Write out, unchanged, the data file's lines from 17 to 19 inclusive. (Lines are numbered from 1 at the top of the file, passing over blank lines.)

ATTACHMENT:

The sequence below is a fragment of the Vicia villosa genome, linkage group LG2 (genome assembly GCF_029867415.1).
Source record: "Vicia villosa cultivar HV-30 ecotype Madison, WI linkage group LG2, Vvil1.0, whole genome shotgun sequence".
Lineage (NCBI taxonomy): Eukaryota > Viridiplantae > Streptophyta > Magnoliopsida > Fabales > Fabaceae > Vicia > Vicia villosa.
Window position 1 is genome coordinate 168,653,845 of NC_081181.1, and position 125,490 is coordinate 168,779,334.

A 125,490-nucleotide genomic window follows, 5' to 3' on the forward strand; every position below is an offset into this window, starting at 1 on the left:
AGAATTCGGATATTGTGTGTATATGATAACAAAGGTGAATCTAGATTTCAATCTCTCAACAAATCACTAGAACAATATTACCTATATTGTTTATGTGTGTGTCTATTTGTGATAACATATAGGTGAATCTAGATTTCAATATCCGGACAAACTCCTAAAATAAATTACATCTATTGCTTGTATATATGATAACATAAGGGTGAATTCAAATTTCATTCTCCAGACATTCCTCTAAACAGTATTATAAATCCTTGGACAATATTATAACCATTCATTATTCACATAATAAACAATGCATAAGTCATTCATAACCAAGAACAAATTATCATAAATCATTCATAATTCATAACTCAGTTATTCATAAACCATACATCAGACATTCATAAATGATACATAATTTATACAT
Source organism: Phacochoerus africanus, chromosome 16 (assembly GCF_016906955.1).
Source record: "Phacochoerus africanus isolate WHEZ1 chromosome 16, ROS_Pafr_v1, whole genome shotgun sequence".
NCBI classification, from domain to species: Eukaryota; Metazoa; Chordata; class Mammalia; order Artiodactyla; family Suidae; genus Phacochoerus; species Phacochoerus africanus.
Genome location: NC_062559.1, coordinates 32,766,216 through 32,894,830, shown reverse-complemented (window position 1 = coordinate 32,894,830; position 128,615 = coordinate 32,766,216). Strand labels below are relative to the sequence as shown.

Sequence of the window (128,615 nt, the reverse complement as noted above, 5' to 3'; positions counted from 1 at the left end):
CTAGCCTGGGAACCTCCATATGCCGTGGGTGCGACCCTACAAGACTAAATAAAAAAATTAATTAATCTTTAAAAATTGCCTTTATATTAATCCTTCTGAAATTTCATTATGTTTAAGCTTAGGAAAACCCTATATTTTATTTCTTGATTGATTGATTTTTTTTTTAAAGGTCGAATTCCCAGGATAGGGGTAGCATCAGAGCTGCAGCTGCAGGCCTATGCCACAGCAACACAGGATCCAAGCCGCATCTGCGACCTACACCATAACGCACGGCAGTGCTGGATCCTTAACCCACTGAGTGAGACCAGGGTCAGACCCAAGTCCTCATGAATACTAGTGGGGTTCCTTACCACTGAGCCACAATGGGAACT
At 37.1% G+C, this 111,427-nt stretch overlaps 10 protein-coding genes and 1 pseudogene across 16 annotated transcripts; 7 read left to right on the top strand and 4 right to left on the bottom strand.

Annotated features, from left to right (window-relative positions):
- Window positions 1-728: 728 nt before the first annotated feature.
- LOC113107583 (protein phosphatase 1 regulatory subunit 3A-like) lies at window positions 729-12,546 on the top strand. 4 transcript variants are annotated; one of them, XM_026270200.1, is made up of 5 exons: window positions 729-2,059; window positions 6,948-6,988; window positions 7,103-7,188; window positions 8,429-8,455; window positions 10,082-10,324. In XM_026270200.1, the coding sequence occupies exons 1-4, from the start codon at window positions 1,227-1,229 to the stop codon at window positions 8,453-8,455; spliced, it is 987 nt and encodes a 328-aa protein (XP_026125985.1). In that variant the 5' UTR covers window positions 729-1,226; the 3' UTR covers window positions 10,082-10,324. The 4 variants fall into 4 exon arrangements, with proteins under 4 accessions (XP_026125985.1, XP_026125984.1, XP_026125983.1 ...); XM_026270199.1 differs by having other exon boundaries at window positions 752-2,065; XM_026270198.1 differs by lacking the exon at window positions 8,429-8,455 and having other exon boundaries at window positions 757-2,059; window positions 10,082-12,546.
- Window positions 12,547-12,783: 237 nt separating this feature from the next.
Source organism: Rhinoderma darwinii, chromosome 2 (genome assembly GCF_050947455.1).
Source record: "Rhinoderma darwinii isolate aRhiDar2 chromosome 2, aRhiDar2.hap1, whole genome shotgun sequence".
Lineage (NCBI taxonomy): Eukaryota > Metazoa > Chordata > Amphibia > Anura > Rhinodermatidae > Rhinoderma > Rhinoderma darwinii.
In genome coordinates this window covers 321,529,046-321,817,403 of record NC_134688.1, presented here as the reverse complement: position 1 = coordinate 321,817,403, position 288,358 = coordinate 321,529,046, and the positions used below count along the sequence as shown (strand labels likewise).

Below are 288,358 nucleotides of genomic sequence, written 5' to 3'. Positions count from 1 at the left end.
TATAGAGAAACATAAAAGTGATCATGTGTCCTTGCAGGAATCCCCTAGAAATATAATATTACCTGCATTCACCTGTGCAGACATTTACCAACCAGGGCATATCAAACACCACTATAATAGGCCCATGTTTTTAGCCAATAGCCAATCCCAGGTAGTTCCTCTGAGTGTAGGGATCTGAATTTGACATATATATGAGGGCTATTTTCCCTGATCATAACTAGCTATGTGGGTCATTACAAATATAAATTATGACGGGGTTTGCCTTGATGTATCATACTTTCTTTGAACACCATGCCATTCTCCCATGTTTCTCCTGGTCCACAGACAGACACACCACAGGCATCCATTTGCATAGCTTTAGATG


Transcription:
- Window positions 12,547-12,783: 237 nt separating this feature from the next.
Source organism: Rhinoderma darwinii, chromosome 2 (genome assembly GCF_050947455.1).
Source record: "Rhinoderma darwinii isolate aRhiDar2 chromosome 2, aRhiDar2.hap1, whole genome shotgun sequence".